Under both these conditions, the microcontroller (µC) driving the RS-485 transceiver will be going through a reset sequence. A significant number of µCs bring their I/O pins up tristated. Once the software code has had time to run, the microprocessor pins will ultimately be configured to their appropriate state. It is the time between initial power up and when the pins are properly configured that can cause problems. The primary concern is that the driver enable (DE) pin of the RS-485 transceiver will "see" an unintentional logic-level high. This occurs because the tristated pins will be pulled high due to noise or leakage currents.

Maxim's hot-swap feature solves this problem by using a two-step sequence. During the first 10µs, the RS-485 transceiver is powered up, and a strong pulldown of 600µA through a 5kΩ resistor is used to pull the DE pin low. A strong pulldown is used to discharge any capacitance on the DE pin. After 10µs, a 100µA pulldown is used to maintain the logic-level low against leakage currents and noise. This 100µA pulldown current remains active until the DE pin is pulled high by an external source. Once the pin is high, the 100µA current source is disabled and the RS-485 transceiver operates normally (see Figure 4). This feature ensures that the transmitter on the RS-485 transceiver is tristated, preventing any unintentional bus contention.

Figure 4. A simplified block diagram of Maxim's hot-swap circuitry on the DE pin.
Figure 4. A simplified block diagram of Maxim's hot-swap circuitry on the DE pin.

Extended ESD Protection ESD is a problem for all semiconductor devices, and RS-485 transceivers are no different. Maxim products designated with an "E" include extended ESD which, in the case of the MAX3070E and MAX13085E, is ±15kV using the Human Body Model (HBM).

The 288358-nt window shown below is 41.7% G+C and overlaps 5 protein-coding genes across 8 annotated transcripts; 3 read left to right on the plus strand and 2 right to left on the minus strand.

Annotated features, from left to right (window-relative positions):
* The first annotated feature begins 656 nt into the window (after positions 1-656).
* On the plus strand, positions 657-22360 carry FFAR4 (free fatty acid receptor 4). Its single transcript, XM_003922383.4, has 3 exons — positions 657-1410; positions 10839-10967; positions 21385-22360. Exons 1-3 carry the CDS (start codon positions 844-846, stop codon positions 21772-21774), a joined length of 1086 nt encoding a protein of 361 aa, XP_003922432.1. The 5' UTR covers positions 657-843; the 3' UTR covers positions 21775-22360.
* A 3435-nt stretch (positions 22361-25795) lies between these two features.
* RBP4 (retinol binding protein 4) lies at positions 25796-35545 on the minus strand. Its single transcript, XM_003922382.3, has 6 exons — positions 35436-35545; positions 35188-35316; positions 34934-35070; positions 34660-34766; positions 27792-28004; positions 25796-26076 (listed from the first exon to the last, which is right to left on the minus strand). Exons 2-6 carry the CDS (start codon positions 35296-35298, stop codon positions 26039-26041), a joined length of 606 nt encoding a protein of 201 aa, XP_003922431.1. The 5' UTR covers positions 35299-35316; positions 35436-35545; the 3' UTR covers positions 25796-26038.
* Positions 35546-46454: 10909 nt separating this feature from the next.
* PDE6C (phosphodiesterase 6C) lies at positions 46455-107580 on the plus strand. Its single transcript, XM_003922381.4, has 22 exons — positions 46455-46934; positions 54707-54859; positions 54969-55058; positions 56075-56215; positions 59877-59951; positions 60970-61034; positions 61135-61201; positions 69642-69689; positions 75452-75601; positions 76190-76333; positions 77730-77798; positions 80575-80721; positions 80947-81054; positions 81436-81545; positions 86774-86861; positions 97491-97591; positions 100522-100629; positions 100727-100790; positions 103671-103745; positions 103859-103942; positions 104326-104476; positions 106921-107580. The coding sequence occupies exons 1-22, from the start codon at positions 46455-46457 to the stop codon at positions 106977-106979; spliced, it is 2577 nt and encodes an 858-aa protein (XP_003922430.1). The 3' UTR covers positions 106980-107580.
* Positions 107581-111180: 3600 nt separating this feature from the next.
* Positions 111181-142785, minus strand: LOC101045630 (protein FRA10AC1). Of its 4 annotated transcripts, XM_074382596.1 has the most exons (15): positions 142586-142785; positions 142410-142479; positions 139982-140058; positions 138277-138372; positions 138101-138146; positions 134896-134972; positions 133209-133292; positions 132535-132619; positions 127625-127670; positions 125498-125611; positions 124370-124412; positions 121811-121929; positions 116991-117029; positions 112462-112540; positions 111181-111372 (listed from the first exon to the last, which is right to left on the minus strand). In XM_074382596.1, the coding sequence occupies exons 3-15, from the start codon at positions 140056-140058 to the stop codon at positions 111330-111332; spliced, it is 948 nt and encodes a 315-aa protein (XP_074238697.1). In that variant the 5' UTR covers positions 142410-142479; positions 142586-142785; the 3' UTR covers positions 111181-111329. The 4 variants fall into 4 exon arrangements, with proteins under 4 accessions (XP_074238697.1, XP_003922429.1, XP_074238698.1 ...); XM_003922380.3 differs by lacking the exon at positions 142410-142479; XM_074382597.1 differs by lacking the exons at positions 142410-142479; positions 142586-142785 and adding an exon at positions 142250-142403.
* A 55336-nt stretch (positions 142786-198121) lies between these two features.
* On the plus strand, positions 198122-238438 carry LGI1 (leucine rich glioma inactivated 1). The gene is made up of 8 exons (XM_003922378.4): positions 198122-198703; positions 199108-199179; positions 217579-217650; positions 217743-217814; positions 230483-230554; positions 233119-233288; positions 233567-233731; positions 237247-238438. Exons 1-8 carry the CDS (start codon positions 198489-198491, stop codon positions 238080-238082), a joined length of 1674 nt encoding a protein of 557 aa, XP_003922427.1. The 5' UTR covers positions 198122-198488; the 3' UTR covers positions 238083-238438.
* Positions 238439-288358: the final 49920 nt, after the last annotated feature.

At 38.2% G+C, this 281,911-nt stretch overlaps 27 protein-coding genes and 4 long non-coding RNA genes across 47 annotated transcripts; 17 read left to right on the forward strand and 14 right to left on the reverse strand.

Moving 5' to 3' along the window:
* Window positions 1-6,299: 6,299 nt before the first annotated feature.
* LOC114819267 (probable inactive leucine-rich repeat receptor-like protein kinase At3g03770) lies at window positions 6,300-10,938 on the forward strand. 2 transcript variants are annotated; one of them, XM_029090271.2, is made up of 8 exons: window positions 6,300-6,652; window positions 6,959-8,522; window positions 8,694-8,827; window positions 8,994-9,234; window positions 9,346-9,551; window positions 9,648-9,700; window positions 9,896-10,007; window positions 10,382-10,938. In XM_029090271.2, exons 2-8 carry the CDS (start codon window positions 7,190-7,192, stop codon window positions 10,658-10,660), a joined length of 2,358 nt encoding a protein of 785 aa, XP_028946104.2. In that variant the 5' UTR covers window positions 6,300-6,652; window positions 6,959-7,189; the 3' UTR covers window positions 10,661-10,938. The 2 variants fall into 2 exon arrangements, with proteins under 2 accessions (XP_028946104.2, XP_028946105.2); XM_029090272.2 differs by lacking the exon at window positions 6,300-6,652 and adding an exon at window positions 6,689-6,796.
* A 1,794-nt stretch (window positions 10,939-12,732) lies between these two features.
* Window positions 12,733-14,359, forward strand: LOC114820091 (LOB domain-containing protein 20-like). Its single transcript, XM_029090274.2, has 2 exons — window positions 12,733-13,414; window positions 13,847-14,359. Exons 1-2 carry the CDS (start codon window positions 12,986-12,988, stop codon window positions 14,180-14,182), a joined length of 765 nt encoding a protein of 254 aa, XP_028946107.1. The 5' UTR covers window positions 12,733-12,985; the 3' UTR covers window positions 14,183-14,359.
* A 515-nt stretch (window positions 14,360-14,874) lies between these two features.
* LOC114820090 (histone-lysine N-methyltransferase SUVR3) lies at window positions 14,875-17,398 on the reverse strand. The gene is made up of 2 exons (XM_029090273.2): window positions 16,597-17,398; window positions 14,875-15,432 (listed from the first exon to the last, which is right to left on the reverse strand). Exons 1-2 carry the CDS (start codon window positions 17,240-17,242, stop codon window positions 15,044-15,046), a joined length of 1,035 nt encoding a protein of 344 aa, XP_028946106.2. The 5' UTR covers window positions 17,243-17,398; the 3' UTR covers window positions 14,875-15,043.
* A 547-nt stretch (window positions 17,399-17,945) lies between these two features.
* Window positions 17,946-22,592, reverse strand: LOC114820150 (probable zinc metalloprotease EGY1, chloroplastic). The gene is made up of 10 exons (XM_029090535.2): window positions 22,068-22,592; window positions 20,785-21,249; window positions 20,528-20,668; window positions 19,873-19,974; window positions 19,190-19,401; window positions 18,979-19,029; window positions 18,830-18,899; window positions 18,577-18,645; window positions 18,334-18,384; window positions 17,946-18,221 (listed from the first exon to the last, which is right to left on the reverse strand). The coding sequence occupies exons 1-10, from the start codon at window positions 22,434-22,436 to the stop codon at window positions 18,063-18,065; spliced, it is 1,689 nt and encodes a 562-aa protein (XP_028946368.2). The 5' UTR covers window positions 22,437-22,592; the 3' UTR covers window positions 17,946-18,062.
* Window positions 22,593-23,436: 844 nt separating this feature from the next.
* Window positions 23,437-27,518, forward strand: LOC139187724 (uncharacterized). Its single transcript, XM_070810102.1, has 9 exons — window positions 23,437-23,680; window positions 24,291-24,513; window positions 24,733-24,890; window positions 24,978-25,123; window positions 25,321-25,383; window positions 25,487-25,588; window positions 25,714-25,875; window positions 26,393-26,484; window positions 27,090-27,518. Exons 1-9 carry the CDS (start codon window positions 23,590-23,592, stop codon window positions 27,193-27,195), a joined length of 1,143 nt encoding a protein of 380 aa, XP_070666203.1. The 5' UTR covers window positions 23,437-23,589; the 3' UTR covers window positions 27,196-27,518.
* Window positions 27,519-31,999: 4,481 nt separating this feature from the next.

Isolation The MAX3535 is a monolithic, isolated, 3.3V or 5V, self-powered RS-485 transceiver. It includes capacitive isolation, integrates the RS-485 transceivers, and uses an internal H-bridge driver with an external "off-the-shelf" transformer to provide a monolithic, isolated RS-485 solution in a 16-pin SO package. This greatly reduces the design effort by eliminating the need for an extra winding on the flyback power supply and opto couplers. Furthermore, because the MAX3535 is self-powered, the RS-485 port can remain functional even when the meter is operating from battery power. The MAX3535E also includes hot-swap, fail-safe, extended ESD, and slew-rate limiting (Figure 5).

Figure 5. A typical application circuit for the MAX3535E.
Figure 5. A typical application circuit for the MAX3535E.

Electronic power meters have been manufactured for many years, but the inclusion of automated meter reading functionality is a relatively recent event. The features of Maxim's RS-485 transceivers help to improve the cost, robustness, simplicity, and size of the electronic power-meter design.